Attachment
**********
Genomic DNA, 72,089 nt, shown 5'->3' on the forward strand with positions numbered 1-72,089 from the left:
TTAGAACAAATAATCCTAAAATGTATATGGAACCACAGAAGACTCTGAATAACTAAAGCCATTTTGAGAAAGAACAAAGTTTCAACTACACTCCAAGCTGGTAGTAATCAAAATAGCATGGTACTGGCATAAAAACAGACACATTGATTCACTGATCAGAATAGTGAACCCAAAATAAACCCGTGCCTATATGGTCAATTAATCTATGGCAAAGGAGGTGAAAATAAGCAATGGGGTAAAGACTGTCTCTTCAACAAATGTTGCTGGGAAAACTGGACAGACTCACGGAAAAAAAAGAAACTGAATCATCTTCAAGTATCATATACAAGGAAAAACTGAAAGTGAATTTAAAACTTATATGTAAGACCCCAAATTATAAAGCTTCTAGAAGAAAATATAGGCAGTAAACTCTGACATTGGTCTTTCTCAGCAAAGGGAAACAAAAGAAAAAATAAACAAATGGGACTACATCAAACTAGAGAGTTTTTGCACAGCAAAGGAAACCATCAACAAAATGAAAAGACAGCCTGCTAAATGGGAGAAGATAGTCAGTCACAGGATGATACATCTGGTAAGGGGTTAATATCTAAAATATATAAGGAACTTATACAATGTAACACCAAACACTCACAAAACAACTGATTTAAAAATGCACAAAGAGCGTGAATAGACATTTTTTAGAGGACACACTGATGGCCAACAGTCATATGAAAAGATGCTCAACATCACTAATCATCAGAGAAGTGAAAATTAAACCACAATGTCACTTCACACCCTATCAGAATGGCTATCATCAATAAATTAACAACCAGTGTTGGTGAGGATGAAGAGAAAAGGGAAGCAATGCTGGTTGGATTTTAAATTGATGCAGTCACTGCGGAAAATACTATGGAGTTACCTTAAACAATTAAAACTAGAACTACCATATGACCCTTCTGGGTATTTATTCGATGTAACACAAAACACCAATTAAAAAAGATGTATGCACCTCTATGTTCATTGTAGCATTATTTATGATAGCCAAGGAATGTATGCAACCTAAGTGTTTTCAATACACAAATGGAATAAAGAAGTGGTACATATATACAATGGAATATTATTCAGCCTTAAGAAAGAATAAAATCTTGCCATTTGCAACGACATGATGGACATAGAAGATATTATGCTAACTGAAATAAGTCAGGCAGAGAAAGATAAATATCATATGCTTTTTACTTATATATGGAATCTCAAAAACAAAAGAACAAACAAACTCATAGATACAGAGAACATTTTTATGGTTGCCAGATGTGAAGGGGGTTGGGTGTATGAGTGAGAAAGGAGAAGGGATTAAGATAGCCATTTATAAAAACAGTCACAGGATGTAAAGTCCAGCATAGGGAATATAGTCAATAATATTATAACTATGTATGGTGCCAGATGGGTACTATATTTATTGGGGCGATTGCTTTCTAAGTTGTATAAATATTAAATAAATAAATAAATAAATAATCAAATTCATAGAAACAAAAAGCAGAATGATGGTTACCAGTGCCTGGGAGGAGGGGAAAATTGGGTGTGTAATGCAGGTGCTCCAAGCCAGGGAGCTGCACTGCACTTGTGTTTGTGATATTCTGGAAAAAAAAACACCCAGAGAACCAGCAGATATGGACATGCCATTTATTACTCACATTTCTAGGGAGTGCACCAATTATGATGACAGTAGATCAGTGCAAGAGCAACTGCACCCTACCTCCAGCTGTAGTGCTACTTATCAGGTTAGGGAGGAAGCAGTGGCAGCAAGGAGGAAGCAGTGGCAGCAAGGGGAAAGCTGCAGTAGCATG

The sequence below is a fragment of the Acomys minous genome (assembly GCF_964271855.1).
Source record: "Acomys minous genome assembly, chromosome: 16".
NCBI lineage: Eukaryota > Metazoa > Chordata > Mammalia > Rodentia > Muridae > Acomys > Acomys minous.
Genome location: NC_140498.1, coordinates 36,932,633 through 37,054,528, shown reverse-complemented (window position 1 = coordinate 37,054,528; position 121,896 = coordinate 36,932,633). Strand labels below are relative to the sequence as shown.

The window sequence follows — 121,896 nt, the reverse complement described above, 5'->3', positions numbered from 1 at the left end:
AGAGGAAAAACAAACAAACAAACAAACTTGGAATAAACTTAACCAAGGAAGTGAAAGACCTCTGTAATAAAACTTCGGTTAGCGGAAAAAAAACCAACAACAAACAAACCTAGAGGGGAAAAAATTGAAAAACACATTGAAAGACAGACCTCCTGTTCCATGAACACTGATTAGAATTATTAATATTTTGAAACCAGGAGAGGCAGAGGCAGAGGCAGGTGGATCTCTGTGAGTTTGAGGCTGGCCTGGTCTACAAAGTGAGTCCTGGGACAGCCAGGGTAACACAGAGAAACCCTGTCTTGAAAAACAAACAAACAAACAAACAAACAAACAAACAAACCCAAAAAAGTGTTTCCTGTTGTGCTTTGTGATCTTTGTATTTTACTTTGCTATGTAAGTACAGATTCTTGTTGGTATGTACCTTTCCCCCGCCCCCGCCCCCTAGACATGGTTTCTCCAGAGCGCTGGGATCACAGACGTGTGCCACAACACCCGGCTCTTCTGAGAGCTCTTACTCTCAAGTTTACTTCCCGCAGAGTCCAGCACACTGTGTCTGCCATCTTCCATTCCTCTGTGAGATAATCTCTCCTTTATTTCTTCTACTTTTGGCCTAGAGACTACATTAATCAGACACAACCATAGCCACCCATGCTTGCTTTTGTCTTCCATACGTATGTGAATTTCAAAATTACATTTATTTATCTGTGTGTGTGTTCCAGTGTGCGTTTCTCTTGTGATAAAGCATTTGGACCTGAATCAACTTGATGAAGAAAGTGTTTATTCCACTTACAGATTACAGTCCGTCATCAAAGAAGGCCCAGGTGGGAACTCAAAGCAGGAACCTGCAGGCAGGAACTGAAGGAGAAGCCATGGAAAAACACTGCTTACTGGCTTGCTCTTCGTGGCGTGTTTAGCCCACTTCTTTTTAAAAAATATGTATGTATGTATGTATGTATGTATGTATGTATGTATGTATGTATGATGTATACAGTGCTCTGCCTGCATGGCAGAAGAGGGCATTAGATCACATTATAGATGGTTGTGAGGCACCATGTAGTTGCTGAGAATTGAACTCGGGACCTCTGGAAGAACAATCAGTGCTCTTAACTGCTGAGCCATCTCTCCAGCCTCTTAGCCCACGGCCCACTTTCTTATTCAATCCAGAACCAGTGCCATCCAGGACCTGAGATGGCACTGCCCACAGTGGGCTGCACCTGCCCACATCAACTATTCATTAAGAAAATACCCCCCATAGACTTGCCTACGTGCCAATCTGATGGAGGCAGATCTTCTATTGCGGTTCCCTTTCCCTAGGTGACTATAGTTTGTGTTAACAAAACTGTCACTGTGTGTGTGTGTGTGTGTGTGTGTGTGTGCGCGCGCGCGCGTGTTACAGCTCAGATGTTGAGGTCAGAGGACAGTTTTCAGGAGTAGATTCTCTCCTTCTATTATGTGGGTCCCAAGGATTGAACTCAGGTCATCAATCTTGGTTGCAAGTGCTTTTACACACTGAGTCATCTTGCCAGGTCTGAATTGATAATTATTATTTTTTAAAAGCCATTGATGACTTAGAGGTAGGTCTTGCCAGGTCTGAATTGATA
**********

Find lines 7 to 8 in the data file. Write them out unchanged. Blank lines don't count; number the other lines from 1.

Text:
The window sequence follows — 121,896 nt, the reverse complement described above, 5'->3', positions numbered from 1 at the left end:
AGAGGAAAAACAAACAAACAAACAAACTTGGAATAAACTTAACCAAGGAAGTGAAAGACCTCTGTAATAAAACTTCGGTTAGCGGAAAAAAAACCAACAACAAACAAACCTAGAGGGGAAAAAATTGAAAAACACATTGAAAGACAGACCTCCTGTTCCATGAACACTGATTAGAATTATTAATATTTTGAAACCAGGAGAGGCAGAGGCAGAGGCAGGTGGATCTCTGTGAGTTTGAGGCTGGCCTGGTCTACAAAGTGAGTCCTGGGACAGCCAGGGTAACACAGAGAAACCCTGTCTTGAAAAACAAACAAACAAACAAACAAACAAACAAACAAACCCAAAAAAGTGTTTCCTGTTGTGCTTTGTGATCTTTGTATTTTACTTTGCTATGTAAGTACAGATTCTTGTTGGTATGTACCTTTCCCCCGCCCCCGCCCCCTAGACATGGTTTCTCCAGAGCGCTGGGATCACAGACGTGTGCCACAACACCCGGCTCTTCTGAGAGCTCTTACTCTCAAGTTTACTTCCCGCAGAGTCCAGCACACTGTGTCTGCCATCTTCCATTCCTCTGTGAGATAATCTCTCCTTTATTTCTTCTACTTTTGGCCTAGAGACTACATTAATCAGACACAACCATAGCCACCCATGCTTGCTTTTGTCTTCCATACGTATGTGAATTTCAAAATTACATTTATTTATCTGTGTGTGTGTTCCAGTGTGCGTTTCTCTTGTGATAAAGCATTTGGACCTGAATCAACTTGATGAAGAAAGTGTTTATTCCACTTACAGATTACAGTCCGTCATCAAAGAAGGCCCAGGTGGGAACTCAAAGCAGGAACCTGCAGGCAGGAACTGAAGGAGAAGCCATGGAAAAACACTGCTTACTGGCTTGCTCTTCGTGGCGTGTTTAGCCCACTTCTTTTTAAAAAATATGTATGTATGTATGTATGTATGTATGTATGTATGTATGTATGTATGATGTATACAGTGCTCTGCCTGCATGGCAGAAGAGGGCATTAGATCACATTATAGATGGTTGTGAGGCACCATGTAGTTGCTGAGAATTGAACTCGGGACCTCTGGAAGAACAATCAGTGCTCTTAACTGCTGAGCCATCTCTCCAGCCTCTTAGCCCACGGCCCACTTTCTTATTCAATCCAGAACCAGTGCCATCCAGGACCTGAGATGGCACTGCCCACAGTGGGCTGCACCTGCCCACATCAACTATTCATTAAGAAAATACCCCCCATAGACTTGCCTACGTGCCAATCTGATGGAGGCAGATCTTCTATTGCGGTTCCCTTTCCCTAGGTGACTATAGTTTGTGTTAACAAAACTGTCACTGTGTGTGTGTGTGTGTGTGTGTGTGTGTGCGCGCGCGCGCGTGTTACAGCTCAGATGTTGAGGTCAGAGGACAGTTTTCAGGAGTAGATTCTCTCCTTCTATTATGTGGGTCCCAAGGATTGAACTCAGGTCATCAATCTTGGTTGCAAGTGCTTTTACACACTGAGTCATCTTGCCAGGTCTGAATTGATAATTATTATTTTTTAAAAGCCATTGATGACTTAGAGGTAGGTCTTGCCAGGTCTGAATTGATA